It is vital that you manage your music, its 75% of your output, but you do not have to compete directly with the big boys. If they only play a few songs you don’t have to play thousands just to be different. Don’t ever forget that ‘more music variety’ is simply a marketing ploy and playing everything and anything on your station to combat that is exactly what they want you to do. If you do that be aware that you are helping them, yes you have to manage your music output and to do that you need to know who your target audience is (see heading ‘vested interest’)

It ain’t what you do it’s the way that you do it

The other area that needs to be addressed if you want to gain some credibility with your audience is your provision of local news and information. Local radio is not simply about providing local information it is about how you deliver news and local information in a credible and intelligent manner. I heard my local radio station provide a list of gigs that, on one occasion went on for 21 minutes. He lost me in the first 40 seconds but I tuned back in assuming he had moved on but no… he was still going!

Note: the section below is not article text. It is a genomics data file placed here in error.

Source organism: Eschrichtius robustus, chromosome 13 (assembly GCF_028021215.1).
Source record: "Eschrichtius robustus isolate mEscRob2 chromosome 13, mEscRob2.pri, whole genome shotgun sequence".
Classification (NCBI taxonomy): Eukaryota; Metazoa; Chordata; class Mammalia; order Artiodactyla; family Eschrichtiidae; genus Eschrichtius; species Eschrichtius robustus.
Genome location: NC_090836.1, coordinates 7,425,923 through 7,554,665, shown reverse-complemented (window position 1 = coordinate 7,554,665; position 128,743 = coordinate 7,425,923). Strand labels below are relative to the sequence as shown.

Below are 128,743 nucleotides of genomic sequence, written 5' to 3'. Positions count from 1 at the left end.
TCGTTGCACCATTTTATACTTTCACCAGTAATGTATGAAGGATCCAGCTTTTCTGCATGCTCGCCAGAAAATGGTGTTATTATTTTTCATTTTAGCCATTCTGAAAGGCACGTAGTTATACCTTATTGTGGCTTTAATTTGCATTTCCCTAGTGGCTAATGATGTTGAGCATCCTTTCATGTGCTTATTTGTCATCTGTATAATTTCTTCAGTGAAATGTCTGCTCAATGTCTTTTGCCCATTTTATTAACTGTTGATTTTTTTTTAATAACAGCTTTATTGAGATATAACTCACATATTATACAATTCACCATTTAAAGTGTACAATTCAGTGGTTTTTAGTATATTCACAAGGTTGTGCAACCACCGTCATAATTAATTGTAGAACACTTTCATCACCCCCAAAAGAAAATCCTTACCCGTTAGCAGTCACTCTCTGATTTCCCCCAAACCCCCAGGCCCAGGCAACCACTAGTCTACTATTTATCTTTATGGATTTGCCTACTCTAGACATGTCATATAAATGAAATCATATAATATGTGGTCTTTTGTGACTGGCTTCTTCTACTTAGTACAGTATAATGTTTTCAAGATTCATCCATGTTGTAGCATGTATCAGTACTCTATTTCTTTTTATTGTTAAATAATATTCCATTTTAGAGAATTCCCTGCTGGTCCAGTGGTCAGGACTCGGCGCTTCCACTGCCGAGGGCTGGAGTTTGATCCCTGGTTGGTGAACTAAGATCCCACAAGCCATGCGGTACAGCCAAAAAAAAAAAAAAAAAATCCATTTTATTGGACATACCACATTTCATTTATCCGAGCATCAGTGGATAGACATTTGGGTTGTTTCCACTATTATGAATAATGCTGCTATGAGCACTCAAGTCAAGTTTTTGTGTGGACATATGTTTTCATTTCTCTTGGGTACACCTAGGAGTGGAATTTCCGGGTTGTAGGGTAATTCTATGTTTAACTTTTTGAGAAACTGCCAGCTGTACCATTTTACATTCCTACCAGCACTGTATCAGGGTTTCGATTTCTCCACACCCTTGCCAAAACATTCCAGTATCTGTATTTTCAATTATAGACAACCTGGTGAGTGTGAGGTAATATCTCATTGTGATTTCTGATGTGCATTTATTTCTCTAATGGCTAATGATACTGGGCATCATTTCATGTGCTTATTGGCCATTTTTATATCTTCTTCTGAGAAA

How you deliver local information is extremely important and is the key to your success. Remember I said ‘how you deliver’ is the key. Reading out ‘three in a row’ lists of local information, car boot sales, local charity appeals for volunteers and so on is boring to the listener and the result is nothing gets through to the listener at all. I am a big believer in looking at the important reasons why a local event might be taking place and placing that information in front of the listener in a credible and intelligent way. Some truly local radio stations, in Ireland particularly have realised a long time ago that telling people why listeners should support a particular event and then providing some local details about the event itself works much better than just telling listeners what on and when. So I suggest that promoting local events individually and including why events are taking place is a much more intelligent and sophisticated way of presenting something that otherwise would be lost in a long list of other ‘stuff’ broadcast at the same time.